NDI research suggest local authorities as unqualified
By Messenger Staff
Friday, July 28The National Democratic Institution’s (NDI) most recent polls say that half of Georgians evaluate the performance of both the national government and local institutions as ‘average’.
The national government received only a 10 percent favorable ranking, while local government earned a 16 percent positive performance assessment.
A majority believes there is a lack of professionalism in local government, and a plurality of respondents agrees that there is nepotism and corruption in local government, with a higher negative assessment in Tbilisi.
While few people have interacted with local government institutions, the majority of those who have been interviewed reported that they were treated with respect and that the officials were competent.
Even without any polls it is very clear in Georgia there is a big gap between the ordinary people and state officials.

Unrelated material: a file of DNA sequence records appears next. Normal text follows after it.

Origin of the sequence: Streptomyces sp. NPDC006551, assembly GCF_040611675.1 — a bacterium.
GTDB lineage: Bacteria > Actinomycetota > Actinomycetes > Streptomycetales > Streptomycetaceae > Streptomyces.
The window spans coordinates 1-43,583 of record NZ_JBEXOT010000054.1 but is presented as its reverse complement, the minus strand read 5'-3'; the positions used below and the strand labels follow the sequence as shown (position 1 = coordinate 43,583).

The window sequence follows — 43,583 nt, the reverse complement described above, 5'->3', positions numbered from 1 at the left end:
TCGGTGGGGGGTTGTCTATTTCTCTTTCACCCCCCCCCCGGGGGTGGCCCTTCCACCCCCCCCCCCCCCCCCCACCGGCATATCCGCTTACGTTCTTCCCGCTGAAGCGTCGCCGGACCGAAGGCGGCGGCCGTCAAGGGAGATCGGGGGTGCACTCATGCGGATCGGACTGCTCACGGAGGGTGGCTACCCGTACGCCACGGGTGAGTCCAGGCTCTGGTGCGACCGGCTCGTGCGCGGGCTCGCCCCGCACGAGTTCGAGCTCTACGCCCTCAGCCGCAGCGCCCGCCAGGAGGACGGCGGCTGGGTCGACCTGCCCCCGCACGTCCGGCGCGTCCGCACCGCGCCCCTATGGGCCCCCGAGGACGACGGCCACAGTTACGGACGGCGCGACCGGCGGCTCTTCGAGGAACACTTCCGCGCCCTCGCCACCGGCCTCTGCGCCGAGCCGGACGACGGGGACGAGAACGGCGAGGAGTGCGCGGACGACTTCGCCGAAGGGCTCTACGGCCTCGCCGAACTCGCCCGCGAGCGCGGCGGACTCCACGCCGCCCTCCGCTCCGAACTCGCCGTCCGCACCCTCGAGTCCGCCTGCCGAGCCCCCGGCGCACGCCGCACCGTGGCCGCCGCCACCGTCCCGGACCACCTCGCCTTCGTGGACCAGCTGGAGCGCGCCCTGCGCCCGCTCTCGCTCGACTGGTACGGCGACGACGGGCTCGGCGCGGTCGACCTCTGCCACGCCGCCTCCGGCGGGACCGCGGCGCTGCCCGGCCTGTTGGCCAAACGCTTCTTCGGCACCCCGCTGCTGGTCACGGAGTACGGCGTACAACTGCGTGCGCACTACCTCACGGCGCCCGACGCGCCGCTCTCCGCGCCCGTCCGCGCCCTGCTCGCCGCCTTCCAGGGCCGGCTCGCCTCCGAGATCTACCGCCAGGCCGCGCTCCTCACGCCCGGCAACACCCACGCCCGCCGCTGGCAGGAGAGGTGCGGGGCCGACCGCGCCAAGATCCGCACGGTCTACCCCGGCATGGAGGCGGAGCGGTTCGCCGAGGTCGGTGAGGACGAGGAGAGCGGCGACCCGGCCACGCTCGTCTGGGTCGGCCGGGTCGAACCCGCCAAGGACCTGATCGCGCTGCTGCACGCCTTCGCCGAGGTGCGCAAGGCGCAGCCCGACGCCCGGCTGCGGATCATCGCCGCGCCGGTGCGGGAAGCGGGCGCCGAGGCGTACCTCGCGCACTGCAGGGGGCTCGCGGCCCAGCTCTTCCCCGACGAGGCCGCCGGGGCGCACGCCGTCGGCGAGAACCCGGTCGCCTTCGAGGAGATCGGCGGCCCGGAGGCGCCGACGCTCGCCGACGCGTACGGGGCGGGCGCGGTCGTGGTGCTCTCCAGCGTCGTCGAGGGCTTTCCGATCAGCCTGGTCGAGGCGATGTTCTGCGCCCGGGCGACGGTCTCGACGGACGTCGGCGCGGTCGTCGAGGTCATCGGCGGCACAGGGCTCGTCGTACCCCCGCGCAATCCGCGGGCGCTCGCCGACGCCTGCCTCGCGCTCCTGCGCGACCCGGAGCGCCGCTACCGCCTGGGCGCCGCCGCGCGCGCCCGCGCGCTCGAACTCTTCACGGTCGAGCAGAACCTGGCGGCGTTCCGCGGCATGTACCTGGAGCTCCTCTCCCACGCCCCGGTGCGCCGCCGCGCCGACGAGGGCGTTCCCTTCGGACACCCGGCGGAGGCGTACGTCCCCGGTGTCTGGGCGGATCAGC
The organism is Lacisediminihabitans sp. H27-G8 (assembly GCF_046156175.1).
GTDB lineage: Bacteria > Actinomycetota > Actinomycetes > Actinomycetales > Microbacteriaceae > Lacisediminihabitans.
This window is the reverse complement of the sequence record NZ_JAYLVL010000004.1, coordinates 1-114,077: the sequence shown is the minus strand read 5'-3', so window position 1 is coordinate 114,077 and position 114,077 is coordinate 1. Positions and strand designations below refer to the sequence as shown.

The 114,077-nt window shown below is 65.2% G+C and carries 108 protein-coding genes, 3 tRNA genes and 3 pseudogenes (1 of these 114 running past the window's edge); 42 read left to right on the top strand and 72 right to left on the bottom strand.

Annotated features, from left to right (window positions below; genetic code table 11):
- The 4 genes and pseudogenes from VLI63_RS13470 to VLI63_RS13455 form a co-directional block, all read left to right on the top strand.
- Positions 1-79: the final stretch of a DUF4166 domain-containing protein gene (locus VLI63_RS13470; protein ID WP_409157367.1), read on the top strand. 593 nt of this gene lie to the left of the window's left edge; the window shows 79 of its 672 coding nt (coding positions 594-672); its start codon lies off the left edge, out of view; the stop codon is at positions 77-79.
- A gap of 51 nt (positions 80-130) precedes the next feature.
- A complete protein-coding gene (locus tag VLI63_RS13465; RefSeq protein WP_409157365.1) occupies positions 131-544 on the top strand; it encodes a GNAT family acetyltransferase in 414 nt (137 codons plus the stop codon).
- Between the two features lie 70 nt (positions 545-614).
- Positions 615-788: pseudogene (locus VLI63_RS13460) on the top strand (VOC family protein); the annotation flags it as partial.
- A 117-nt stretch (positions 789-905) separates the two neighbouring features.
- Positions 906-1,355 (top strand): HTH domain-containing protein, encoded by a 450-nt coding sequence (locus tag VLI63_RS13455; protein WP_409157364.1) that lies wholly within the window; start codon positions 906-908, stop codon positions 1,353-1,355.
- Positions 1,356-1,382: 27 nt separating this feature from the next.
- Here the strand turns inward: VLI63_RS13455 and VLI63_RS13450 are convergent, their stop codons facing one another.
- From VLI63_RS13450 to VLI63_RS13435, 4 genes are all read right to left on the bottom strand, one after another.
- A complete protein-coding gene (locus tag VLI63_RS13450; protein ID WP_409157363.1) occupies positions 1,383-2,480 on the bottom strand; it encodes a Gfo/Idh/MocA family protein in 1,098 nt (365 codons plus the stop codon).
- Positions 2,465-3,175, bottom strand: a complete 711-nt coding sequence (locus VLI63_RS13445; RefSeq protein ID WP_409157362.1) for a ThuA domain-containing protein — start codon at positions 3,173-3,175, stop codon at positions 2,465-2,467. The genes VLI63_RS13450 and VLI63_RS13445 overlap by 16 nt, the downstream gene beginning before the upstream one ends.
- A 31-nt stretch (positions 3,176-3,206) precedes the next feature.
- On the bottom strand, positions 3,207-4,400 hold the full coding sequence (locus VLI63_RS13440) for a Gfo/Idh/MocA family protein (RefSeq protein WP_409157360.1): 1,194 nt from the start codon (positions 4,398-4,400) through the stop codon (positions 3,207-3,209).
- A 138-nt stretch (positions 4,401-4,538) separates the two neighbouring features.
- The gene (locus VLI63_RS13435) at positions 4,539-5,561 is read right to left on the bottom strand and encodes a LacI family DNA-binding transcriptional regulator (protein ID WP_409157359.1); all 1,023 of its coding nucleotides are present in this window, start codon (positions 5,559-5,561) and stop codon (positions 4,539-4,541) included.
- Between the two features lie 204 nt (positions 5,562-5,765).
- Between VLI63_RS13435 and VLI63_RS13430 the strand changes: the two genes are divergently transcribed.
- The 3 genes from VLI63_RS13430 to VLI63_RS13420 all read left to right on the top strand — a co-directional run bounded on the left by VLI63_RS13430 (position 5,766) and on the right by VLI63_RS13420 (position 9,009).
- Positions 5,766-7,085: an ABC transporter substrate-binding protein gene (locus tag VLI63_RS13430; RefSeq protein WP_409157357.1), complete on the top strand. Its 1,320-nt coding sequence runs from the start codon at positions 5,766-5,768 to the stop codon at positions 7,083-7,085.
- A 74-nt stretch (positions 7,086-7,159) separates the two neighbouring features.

There are almost no cases when officials use public transport, and they have infrequent interactions with the people who brought them to power.
The situation in local governments is even worse, especially when they have minimal budgets and are mainly dependent on the central government.
Many people in Georgia are employed in state service bodies and very few have their own businesses, which indicates towards a serious problem in the state management.
It has been known for many years that the country requires fundamental reforms for self-governments.
It has also been admitted that steps should be made for the state’s decentralization, and self-governing bodies must have more powers and finances to settle local problems without the involvement of the central government.
New governments launch new reforms to “address the problem”, but later always change their approaches and the issue of local governments remains unsettled.
A key problem is that steps taken are not made rationally and reasonably.
Draft reforms, which in most cases are not discussed with relevant professionals in depth, are written hastily and then equally quickly voted on in Parliament.
Such an approach damages the country and maintains key problems which remain unresolved from year to year, which, of course, affects the state’s overall development.